• 52 magneto October 8, 2016, 4:03 pm

    @ TI

    “@magento — You realise you’re just reinventing the wheel? Don’t you think generation after generation of investor has described themselves as “intelligent” with their market timing, tactical asset allocation, and other active exploits? ”

    Not me guv!
    See Ben Graham and Wm Bernstein!

  • 53 The Investor October 8, 2016, 4:09 pm

    @magneto — I’m well aware of their use of the word “intelligent”, and have books by both on my shelf, including “The Intelligent Investor”.

    That is why I said “reinventing the wheel”, as well as the fact the you are advocating successful tactical asset allocation despite being an individual who doesn’t seem to understand some of the investing basics (no personal offense meant, it’s just a comment on previous discussions we’ve had) and has basically no reason to think you or anyone else could do better than the entire class of professional tactical asset allocators who have failed to successfully tactically allocate.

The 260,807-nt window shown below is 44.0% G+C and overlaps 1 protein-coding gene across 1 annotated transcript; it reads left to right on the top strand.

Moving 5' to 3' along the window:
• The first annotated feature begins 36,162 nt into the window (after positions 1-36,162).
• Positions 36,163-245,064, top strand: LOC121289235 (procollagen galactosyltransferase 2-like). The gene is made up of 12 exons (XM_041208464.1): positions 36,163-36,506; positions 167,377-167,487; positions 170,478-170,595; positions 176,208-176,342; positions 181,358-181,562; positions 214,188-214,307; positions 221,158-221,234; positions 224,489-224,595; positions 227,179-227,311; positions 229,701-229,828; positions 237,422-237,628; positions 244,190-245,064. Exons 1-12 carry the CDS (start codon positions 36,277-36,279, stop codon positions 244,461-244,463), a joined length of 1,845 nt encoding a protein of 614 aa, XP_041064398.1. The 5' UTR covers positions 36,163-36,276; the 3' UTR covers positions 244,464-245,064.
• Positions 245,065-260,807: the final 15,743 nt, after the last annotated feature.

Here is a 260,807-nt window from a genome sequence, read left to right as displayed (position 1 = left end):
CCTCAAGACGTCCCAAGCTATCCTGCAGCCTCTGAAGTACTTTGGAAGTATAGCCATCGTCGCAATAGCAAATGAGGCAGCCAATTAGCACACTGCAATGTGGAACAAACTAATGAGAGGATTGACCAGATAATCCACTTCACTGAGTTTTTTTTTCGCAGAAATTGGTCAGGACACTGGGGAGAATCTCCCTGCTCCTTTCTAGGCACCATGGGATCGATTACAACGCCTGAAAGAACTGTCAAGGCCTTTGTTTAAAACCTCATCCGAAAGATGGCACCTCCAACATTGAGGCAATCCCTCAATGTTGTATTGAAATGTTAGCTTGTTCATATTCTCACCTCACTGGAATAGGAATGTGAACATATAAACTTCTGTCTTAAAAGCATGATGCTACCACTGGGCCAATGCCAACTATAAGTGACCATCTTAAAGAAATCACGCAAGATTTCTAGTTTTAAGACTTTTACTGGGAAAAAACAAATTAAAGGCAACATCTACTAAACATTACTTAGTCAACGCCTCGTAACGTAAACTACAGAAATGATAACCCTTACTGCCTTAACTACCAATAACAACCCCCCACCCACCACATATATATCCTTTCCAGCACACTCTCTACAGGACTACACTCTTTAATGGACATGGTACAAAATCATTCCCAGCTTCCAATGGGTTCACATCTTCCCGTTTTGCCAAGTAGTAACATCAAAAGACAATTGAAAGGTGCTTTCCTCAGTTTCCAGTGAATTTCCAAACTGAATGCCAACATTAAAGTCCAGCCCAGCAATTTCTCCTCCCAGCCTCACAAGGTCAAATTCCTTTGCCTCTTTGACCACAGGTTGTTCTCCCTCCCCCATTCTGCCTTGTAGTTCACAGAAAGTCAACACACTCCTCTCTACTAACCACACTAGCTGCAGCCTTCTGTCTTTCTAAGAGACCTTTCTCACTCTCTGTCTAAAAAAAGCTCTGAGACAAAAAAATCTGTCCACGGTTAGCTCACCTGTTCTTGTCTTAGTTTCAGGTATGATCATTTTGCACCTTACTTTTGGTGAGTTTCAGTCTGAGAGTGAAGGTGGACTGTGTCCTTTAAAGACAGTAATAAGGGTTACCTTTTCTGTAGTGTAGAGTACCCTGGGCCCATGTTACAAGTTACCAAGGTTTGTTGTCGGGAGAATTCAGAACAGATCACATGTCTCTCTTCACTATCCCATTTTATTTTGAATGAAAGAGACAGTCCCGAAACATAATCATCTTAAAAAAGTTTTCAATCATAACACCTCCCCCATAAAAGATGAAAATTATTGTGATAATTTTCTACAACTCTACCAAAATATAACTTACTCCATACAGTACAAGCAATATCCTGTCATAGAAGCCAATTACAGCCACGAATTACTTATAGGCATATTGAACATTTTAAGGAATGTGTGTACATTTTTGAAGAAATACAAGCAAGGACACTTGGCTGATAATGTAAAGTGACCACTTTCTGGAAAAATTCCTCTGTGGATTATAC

Just so you’re aware I’m close to the point where I’m going to delete misleading posts of yours rather than reply to them, because I haven’t got time to explain the same thing over and over, and I don’t want other readers being misled. Again, nothing personal, it’s just a reflection of my time commitments and educational aims for this site.

    All the best.

  • 54 magneto October 8, 2016, 6:35 pm

    The ire/problem arising may be due to the at least two meanings of the I word.
    When used here it is specifically intended to mean :-
    “(of a device) able to vary it’s state or action in response to varying situations and past experience.”

    It is not a derogatory term for any alternative!
    REPEAT
    It is not a derogatory term for any alternative!

    All the alternatives can be equally I….. in their aims and practices.
    Horror struck to be lumped in with the TAAs!

    The series of articles relating to the present low interest rates are particularly promising and will be followed most closely.
    And do keep up the occasional active topic.
    The recent one on REITs stirred us sufficiently to take some action!